University Of Tasmania

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Quality of indoor residential air and health

journal contribution
posted on 2023-05-18, 10:31 authored by Dales, R, Liu, L, Amanda WheelerAmanda Wheeler, Gilbert, NL
About 90% of our time is spent indoors where we are exposed to chemical and biological contaminants and possibly to carcinogens. These agents may influence the risk of developing nonspecific respiratory and neurologic symptoms, allergies, asthma and lung cancer. We review the sources, health effects and control strategies for several of these agents. There are conflicting data about indoor allergens. Early exposure may increase or may decrease the risk of future sensitization. Reports of indoor moulds or dampness or both are consistently associated with increased respiratory symptoms but causality has not been established. After cigarette smoking, exposure to environmental tobacco smoke and radon are the most common causes of lung cancer. Homeowners can improve the air quality in their homes, often with relatively simple measures, which should provide health benefits.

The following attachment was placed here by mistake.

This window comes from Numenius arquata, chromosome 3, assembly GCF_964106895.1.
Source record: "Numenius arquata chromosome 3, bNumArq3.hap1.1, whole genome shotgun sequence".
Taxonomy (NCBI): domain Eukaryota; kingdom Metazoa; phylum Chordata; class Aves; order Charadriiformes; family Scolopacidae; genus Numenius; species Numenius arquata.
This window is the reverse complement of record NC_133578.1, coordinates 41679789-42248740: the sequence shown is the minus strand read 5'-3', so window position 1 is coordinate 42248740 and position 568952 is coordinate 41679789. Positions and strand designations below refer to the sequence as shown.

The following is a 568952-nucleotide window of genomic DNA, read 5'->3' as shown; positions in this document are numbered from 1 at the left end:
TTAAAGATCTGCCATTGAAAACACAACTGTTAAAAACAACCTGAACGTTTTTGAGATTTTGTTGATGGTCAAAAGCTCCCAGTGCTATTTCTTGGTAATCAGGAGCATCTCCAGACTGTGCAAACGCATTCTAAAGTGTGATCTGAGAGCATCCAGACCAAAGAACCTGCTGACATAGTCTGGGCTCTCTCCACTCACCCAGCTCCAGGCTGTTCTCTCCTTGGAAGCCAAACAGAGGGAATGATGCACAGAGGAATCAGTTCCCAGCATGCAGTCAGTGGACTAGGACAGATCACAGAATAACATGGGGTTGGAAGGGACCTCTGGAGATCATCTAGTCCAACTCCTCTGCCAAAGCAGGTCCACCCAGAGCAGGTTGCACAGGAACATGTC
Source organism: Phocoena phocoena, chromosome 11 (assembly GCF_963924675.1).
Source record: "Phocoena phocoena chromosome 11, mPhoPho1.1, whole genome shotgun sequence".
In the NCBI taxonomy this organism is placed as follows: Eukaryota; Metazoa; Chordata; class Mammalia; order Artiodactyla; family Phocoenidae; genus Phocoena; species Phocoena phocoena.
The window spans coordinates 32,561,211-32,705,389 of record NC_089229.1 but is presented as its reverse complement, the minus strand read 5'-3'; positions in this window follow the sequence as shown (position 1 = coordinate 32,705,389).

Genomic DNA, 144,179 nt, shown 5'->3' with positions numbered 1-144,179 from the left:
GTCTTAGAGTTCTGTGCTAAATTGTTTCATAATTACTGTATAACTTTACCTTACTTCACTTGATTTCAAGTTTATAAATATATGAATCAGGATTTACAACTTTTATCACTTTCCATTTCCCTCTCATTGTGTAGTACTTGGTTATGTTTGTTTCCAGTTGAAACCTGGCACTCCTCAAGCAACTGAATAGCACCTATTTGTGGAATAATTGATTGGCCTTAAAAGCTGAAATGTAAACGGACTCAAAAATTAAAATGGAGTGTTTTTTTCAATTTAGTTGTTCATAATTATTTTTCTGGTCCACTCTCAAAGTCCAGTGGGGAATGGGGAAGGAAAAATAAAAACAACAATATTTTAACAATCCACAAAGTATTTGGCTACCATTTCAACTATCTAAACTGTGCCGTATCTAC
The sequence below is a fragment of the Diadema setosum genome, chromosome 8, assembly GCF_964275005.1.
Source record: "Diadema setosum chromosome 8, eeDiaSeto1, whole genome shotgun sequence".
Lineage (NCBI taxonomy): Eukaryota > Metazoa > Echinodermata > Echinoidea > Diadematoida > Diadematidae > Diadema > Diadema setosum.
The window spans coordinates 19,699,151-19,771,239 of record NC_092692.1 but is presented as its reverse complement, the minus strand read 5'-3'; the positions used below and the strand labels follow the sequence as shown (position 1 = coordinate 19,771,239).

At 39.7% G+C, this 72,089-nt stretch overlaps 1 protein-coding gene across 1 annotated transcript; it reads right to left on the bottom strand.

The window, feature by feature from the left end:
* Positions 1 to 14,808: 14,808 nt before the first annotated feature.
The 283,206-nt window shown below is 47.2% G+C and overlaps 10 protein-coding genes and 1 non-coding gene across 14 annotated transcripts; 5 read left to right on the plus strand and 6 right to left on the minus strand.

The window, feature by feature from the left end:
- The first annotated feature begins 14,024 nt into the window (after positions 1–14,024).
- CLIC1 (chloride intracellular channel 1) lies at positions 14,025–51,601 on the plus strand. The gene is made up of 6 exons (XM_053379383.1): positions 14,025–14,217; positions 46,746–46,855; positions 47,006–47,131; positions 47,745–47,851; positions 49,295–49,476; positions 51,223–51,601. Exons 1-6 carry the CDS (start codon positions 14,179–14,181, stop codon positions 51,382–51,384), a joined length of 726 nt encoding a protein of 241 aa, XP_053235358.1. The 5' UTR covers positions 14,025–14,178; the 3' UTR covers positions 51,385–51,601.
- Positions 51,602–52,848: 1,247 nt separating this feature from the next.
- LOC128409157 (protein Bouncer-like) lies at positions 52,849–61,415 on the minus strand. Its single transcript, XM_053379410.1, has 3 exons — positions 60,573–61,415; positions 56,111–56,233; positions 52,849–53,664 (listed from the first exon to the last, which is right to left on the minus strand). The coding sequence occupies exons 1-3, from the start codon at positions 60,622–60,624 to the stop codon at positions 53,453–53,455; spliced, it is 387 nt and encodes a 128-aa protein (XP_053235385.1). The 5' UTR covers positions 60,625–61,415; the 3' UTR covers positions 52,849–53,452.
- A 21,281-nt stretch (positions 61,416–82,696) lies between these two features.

Publication title

CMAJ: (Canadian Medical Association Journal)








Menzies Institute for Medical Research


Canadian Medical Association

Place of publication

1867 Alta Vista Dr, Ottawa, Canada, Ontario, K1G 3Y6

Rights statement

Copyright 2008 Canadian Medical Association or its licensors

Repository Status

  • Restricted

Socio-economic Objectives

Public health (excl. specific population health) not elsewhere classified

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